Migrant successes to showcase state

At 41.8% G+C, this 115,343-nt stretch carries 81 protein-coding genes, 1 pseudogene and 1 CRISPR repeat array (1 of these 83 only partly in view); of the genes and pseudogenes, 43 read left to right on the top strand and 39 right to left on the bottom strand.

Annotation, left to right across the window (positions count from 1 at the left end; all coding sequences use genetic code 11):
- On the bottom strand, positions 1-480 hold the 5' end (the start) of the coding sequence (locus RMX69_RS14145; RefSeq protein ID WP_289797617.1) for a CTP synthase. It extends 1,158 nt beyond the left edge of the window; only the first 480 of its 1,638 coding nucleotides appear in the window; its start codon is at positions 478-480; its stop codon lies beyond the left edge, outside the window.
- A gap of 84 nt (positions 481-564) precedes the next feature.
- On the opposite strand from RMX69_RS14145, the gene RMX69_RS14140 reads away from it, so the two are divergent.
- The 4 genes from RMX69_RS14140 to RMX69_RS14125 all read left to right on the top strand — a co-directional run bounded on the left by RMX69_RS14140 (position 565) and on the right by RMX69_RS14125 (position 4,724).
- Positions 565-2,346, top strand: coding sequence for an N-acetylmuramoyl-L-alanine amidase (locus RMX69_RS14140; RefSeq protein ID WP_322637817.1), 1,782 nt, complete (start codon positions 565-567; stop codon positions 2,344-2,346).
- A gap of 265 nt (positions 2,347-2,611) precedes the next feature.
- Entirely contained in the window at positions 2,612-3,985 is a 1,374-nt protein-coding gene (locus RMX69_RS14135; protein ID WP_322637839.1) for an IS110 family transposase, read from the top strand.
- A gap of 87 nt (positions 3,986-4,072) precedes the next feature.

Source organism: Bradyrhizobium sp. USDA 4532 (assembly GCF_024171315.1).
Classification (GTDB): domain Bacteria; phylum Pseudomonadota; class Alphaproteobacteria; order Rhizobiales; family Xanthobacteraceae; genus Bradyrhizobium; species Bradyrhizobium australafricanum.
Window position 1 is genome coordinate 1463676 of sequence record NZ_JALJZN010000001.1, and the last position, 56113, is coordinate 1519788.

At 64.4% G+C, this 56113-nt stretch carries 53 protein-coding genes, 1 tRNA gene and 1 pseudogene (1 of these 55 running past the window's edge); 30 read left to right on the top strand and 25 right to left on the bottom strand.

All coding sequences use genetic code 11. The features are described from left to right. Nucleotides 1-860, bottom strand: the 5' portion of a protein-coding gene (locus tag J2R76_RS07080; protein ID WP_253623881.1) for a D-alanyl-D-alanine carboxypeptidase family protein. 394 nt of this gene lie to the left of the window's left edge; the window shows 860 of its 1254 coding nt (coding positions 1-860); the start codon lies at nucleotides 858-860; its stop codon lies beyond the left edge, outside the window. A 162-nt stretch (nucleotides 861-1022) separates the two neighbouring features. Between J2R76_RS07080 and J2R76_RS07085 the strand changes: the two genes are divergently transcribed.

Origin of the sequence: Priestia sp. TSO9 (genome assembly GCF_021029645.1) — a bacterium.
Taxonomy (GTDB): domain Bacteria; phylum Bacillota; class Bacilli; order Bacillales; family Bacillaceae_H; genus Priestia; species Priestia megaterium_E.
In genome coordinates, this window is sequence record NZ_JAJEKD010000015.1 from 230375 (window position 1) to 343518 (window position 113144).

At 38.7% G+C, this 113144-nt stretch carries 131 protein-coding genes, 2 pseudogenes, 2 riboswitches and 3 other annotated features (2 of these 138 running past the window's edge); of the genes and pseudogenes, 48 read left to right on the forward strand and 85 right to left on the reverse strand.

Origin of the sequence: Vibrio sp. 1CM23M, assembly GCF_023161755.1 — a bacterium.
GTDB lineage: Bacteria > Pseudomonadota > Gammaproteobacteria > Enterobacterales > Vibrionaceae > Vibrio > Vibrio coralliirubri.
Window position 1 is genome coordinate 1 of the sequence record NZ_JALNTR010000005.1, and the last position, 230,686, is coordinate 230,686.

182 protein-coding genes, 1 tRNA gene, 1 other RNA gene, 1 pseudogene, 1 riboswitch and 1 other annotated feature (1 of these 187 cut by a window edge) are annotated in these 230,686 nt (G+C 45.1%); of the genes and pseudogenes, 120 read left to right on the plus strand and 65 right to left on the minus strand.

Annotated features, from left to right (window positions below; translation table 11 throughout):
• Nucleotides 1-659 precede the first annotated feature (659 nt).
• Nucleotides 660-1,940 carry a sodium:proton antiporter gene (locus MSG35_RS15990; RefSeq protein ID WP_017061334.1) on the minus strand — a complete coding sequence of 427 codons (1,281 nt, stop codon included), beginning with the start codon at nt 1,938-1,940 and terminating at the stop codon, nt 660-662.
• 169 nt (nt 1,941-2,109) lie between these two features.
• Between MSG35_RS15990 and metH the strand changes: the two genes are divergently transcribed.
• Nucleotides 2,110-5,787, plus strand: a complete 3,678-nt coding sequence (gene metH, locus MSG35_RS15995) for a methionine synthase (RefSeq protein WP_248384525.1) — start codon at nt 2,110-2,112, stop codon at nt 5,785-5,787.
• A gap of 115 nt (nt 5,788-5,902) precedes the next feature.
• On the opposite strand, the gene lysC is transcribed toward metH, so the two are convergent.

‘‘We drove into Port Pirie just to have a look around and there in the main street we saw the Pakistani flag with other flags of the world flying,’’ Irfan said. ‘‘We were amazed and the local people told us a mayor had started flying the flag to celebrate some other health professionals, and we decided to stay.’’ The couple, who have an outlet in Port Pirie as well as Blakeview in Adelaide, have won awards for their services to the industry. Irfan said affordability and a lifestyle suited to young families were also reasons to settle in SA rather than Melbourne or Sydney. At the time there was a large shortage of regional pharmacists in SA and both were studying for registration and postgraduate qualifications. Irfan said there were difficult times along the way but he has had many posi- tive experiences with South Australian people. When Sobia applied to the pharmacy board to open their first pharmacy in Port Pirie, Irfan’s employer sacked him and the couple struggled for months with no income. R ACISM against the couple in regional areas has been iso- lated. Once when Irfan was get- ting petrol in Melrose and was about to open a pharmacy in Orroroo, a woman asked whether he was a boat person and told him to go back to Pakistan. Before they opened their pharmacies in the smaller towns, people relied on the post for their drugs. Kuol Baak will also feature in the series. He was one of the so-called ‘‘lost boys’’ of South Sudan before moving to South Australia, and now lives in Port Pirie with his wife Mel. Kuol was 11 when civil war broke out in his homeland and a year later he became a child soldier, abducted from his rural village by rebel fighters. He didn’t see his family for another 20 years. Until they were old enough to hold guns the boys were educated, which was an opportunity Kuol says he would never have had in his village. But when the United States began financial aid to the rebels, it did so on condition that the boy soldiers be disarmed, leaving tens of thousands of them to fend for themselves. They were called ‘‘The Lost Boys’’ and thousands died of starvation, predation and execution. After being taken to a Kenyan refugee camp, Kuol completed school and took an interest in urban geography and town planning. He settled in Adelaide where he worked as a brick- layer and helped South Sudanese refugees. He met Mel who was studying medicine in Adelaide, and he completed a degree in town planning. In Port Pirie the council had been looking for a town planner for 12 months, and after six months the only other planner quit. Kuol and Mel travelled back to his village for the first time in 20 years. The Baaks’ charity, Timpir, raises funds for 700 children to be educated in the villages of Kuol’s homeland and provides bore water and health aid. ‘‘When I started in town planning I hoped to be able to make better towns in Africa, but now I think I am doing that in Port Pirie,’’ Kuol said. ‘‘I have had some people angry over the years, but it is always with the planning process, not me personally, but in development you can’t always do what you want.’’

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